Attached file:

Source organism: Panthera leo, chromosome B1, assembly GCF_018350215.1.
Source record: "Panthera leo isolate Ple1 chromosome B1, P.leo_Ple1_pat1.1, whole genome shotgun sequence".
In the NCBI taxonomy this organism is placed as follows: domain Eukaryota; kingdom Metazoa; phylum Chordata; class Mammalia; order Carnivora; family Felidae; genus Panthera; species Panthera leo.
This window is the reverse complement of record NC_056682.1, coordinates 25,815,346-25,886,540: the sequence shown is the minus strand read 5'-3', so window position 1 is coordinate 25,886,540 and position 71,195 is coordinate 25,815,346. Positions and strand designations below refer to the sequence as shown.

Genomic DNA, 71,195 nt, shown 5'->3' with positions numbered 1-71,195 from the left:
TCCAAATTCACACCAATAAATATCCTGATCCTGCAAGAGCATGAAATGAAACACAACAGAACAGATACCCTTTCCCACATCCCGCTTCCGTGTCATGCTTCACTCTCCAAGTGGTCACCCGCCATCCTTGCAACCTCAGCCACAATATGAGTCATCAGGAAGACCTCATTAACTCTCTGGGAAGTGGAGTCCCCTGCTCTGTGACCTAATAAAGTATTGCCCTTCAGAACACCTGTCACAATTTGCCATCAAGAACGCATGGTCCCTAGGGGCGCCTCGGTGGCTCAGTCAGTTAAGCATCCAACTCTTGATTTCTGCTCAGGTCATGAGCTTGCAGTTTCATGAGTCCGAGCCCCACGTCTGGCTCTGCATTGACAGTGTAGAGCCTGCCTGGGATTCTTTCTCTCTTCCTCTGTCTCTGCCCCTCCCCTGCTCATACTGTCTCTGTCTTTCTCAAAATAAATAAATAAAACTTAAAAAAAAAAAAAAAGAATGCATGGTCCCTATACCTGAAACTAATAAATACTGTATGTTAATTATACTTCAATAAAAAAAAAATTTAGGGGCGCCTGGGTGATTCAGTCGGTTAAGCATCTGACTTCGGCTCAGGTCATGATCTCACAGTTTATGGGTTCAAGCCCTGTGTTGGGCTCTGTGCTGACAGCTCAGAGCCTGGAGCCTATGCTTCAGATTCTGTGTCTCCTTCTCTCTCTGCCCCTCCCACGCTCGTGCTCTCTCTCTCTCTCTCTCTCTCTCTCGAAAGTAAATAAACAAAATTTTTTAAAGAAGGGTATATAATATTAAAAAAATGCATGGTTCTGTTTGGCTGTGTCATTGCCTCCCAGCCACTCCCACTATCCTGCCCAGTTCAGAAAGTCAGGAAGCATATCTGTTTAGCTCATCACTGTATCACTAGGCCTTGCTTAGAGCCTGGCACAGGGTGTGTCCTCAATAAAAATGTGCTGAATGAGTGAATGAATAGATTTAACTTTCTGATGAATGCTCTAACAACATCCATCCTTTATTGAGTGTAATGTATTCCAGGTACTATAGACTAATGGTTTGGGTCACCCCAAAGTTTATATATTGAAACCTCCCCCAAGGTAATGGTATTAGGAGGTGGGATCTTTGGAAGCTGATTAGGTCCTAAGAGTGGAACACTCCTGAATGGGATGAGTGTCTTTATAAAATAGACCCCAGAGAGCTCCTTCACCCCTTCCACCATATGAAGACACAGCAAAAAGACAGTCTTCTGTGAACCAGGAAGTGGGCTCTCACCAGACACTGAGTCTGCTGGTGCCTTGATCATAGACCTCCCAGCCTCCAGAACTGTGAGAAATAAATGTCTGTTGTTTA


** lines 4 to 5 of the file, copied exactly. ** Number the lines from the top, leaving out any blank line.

This window is the reverse complement of record NC_056682.1, coordinates 25,815,346-25,886,540: the sequence shown is the minus strand read 5'-3', so window position 1 is coordinate 25,886,540 and position 71,195 is coordinate 25,815,346. Positions and strand designations below refer to the sequence as shown.

Genomic DNA, 71,195 nt, shown 5'->3' with positions numbered 1-71,195 from the left: